A Warning from Huxley’s Brave New World

Tom Ross
4 min readSep 17, 2023

Aldous Huxley’s prophetic novel, "Brave New World," published in 1932, continues to resonate with a haunting relevance to our present-day existence. Huxley’s vision of a future world serves as a chilling cautionary tale, particularly in an era where we biochemical algorithms (humans) are easily influenced by digital algorithms ensnaring us in a digital dystopia that many argue mirrors the essence of his literary creation.

Parallels with Huxley's World State

In the World State of Huxley's dystopian novel, individuals are conditioned from birth to accept their roles in society without question. This conditioning is achieved through technological and psychological means, much like the way our behavior is subtly shaped by social media and content algorithms. These algorithms, like the Director of Hatcheries and Conditioning in Huxley's world, meticulously craft our digital experiences to cater to our existing beliefs and biases.

Much like the citizens of the World State, who indulge in instant gratification through the use of the drug Soma, we find ourselves seeking similar pleasures through the digital realm. In our world, social media platforms, with their algorithms and notifications, have become our Soma. The "like" button, in particular, has evolved into a mechanism that stimulates our pleasure centers with a rush of dopamine. Each notification, like a dose of Soma, provides a fleeting sense of happiness, keeping us perpetually attached to our screens.

The Stockholm Syndrome of Digital Enslavement

Stockholm Syndrome, a psychological phenomenon where hostages develop positive feelings towards their captors, serves as an apt metaphor for our relationship with the digital world. However, the crucial distinction is that we have chosen to embrace this captivity voluntarily. We've grown accustomed to the algorithms that dictate our content consumption, even as they subtly manipulate our perspectives and limit our critical thinking. In exchange for convenience and instant gratification, we've surrendered our data, privacy, and, in some ways, our agency.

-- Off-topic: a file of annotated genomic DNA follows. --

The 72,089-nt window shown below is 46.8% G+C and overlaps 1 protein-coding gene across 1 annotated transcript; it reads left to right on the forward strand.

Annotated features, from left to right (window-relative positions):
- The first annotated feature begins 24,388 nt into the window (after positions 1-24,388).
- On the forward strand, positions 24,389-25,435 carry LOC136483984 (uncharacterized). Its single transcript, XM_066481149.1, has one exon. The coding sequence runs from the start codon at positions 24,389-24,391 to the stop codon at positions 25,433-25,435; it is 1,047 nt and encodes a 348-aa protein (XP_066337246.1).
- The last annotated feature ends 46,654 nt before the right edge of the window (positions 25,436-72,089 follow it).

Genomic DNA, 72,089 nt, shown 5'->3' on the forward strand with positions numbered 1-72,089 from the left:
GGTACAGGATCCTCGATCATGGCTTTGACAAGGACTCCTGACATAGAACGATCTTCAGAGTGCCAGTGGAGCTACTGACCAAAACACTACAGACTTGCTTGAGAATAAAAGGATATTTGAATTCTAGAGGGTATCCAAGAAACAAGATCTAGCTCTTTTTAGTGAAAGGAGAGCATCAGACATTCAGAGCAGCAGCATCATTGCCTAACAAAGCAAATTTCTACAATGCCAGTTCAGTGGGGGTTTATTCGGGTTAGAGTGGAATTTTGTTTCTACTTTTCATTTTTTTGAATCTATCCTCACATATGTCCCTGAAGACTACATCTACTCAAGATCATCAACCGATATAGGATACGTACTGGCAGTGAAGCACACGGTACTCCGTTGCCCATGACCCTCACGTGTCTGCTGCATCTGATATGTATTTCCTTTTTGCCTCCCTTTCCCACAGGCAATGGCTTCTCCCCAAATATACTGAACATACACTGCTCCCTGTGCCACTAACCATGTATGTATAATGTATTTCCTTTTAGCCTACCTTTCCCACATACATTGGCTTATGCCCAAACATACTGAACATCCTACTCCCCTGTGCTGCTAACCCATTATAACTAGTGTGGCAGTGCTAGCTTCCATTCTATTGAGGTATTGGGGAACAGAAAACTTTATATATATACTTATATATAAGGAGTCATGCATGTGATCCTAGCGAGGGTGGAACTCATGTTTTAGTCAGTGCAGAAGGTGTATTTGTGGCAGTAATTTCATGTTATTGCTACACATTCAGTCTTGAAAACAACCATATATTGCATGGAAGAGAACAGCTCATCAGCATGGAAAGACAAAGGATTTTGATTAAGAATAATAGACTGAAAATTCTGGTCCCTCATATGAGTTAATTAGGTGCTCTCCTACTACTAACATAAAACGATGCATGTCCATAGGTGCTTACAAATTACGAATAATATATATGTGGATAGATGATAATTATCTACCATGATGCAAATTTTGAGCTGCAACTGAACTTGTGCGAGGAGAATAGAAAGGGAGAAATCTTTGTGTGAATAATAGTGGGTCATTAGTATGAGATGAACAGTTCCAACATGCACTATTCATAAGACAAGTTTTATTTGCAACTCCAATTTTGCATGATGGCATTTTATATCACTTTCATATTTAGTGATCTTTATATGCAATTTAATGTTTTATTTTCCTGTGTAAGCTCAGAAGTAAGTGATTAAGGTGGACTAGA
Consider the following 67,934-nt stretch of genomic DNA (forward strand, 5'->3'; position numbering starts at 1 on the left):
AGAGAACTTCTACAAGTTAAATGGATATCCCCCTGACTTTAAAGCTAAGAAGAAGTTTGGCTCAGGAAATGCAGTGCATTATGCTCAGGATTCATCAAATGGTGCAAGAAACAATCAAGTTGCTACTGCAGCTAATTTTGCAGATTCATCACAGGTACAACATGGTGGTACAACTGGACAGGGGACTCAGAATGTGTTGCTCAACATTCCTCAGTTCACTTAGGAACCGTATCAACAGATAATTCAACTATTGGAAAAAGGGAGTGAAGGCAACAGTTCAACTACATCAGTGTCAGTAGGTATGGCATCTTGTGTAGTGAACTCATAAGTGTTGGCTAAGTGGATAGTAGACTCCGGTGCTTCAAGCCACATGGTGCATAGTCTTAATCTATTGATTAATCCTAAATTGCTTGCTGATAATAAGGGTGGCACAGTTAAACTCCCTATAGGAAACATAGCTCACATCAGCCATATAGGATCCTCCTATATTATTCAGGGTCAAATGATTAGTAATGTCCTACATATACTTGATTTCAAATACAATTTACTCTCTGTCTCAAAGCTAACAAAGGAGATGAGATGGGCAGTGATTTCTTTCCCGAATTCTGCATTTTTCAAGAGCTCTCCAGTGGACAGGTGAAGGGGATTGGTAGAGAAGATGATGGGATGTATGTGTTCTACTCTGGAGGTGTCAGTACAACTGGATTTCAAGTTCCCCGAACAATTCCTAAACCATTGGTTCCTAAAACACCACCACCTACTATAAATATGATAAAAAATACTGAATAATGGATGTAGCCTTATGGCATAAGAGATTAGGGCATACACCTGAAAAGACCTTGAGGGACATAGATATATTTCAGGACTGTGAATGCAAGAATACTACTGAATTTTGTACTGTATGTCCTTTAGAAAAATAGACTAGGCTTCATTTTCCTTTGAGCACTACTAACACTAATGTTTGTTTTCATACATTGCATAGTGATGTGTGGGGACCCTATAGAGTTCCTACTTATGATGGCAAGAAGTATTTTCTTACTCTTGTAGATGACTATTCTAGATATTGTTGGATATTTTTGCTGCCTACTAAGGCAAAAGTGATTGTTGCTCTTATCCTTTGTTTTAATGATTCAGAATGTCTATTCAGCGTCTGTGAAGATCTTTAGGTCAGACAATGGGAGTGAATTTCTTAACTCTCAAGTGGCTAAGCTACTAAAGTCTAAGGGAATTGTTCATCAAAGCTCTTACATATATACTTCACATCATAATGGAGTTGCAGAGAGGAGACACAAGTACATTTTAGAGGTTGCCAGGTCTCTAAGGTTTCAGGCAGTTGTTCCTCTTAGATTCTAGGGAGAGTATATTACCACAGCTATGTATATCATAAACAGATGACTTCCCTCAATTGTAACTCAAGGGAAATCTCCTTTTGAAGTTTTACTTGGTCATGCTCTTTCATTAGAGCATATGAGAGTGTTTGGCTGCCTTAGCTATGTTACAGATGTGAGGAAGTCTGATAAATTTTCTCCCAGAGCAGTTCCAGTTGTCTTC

Huxley's words echo through time: "A really efficient totalitarian state would be one in which the all-powerful executive of political bosses and their army of managers control a population of slaves who do not have to be coerced because they love their servitude."

Awakening from the Slave New World

Escaping the clutches of this digital enslavement is a formidable task, but it is far from impossible. Consider the following strategies to regain control over your digital life:

Digital Detox: Begin by setting aside designated periods for digital detoxification. Disconnect from social media and digital devices to reconnect with the tangible world around you.

Diverse Content Consumption: Challenge the algorithms by actively seeking out diverse sources of information. Engage with opinions and perspectives that differ from your own to break free from the confines of the echo chamber.

Media Literacy: Cultivate media literacy by educating yourself and others about the algorithms and biases present in digital platforms. Awareness of how content is manipulated can empower you to make more informed decisions.

Regulation and Accountability: Advocate for stronger regulations on algorithms and data privacy. Hold tech companies accountable for their impact on society and individuals.

Mindfulness: Incorporate mindfulness practices into your daily routine. Mindful consumption can help you become more aware of your digital habits and regain control over your online life.

Huxley's "Brave New World" remains a haunting reminder of the dangers of relinquishing our autonomy to technology and algorithms. In our own "Slave New World," it is crucial to recognize these parallels and take deliberate steps to emancipate ourselves from the digital chains that bind us. By doing so, we can rediscover our individuality, rekindle critical thinking, and ultimately reclaim the cherished gift of freedom. As Huxley cautioned, "You shall know the truth, and the truth shall make you mad." Yet, in our pursuit of truth and liberation from the digital dystopia, perhaps we shall find a path to genuine freedom.

Aldous Huxley 1894-1963

On November 22, 1963, Aldous Huxley, bedridden and dying, requested on a writing tablet that his wife Laura gave him a 100 microgram dose of LSD.

I had the pleasure of knowing Laura Huxley and Timothy Leary while working for Marilyn Ferguson (Author of the Aquarian Conspiracy and publisher of the Brain/Mind Bulletin) as her Media Representative in the 1990’s.